Givens remembers fondly one ambitious young mother in high school who had aspirations to pursue a career in medicine. “We sort of wrapped our arms around her,” she says. The frequent care packages the Lunch Bunch sent their scholarship recipient, the phone calls, the shows of concern — Givens believes all played a role in the girl ultimately finishing college and realizing her dream of working in the medical field.
“We walk with [the students]. That is the purpose of what we do,” says Catherine Willis, another founder, who began her 35-year career as a teacher in 1953. “We remind them to keep their eye on the prize.
“And that prize, of course, is graduation.”
— Brittany Timmons
Community Food Initiatives
In scenic Athens County, in the rural southeastern part of our state, nearly a quarter of the population doesn’t know where their next meal will come from.
The problem is much greater than just the pain of going hungry. If schoolchildren aren’t eating before they start the day, they can’t focus in class. Which leads to poor grades. Which contributes to a high dropout rate and an inability to find good jobs.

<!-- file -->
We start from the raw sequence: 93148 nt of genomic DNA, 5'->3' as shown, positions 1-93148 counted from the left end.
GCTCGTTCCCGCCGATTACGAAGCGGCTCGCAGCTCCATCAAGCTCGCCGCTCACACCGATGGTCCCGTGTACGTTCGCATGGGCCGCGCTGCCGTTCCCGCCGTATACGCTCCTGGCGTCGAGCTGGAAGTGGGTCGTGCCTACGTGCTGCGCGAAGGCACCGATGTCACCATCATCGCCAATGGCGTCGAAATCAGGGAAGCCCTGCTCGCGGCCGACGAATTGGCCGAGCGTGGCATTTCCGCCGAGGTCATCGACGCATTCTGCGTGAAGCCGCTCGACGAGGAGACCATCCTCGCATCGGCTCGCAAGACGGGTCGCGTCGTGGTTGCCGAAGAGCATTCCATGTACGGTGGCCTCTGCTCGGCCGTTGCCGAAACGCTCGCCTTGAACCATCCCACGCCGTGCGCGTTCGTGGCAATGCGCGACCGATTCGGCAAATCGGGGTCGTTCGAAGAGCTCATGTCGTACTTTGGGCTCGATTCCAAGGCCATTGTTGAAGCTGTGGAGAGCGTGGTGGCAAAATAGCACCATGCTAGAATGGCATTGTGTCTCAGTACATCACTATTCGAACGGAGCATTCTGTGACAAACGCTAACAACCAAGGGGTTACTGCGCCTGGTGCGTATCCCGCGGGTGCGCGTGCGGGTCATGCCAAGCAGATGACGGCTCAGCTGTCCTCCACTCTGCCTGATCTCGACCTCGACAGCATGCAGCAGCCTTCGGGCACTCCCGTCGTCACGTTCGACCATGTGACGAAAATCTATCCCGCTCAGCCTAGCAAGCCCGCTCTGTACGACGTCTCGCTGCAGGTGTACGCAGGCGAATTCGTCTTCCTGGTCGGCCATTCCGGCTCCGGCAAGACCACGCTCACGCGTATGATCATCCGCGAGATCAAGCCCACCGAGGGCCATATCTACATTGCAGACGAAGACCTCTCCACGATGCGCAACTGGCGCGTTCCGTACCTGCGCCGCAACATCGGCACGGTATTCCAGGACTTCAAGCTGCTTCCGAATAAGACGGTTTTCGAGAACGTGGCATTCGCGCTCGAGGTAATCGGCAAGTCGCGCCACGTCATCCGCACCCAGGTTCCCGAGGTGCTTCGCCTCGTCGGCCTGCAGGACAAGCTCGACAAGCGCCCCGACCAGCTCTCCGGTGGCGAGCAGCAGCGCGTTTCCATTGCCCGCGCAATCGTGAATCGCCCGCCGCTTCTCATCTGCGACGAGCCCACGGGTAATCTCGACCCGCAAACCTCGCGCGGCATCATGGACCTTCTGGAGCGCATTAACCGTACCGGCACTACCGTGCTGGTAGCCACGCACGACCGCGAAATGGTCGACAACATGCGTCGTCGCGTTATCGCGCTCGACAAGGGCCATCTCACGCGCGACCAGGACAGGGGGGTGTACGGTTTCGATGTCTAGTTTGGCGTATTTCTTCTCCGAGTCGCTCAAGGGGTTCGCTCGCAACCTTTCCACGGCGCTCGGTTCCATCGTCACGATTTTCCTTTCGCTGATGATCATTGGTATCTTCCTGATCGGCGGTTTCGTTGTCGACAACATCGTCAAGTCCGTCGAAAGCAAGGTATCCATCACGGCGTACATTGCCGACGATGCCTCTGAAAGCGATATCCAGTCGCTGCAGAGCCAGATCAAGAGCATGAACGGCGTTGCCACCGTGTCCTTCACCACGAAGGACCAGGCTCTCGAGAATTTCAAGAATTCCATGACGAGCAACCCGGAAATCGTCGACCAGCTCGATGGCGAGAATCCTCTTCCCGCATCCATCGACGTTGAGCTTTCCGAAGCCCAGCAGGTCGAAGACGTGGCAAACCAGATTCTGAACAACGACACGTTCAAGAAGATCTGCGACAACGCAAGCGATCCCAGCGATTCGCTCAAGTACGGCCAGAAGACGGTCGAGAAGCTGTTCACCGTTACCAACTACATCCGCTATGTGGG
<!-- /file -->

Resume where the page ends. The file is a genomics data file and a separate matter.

“You name it — hunger affects everything,” says Ronda Clark, executive director of Community Food Initiatives, an organization devoted to making healthy foods available to the region’s residents and promoting sustainable agriculture.
Clark knows well the benefits of self-sufficient food production. “I grew up this way,” says the 41-year-old, who was raised on a farm in Michigan. In 1996, she came to Athens to earn a graduate degree in international affairs from Ohio University. But it was while attending a class on agricultural economics that her family’s roots, the poverty of the surrounding Appalachian counties, and her desire to make a difference meshed to steer Clark down a new path.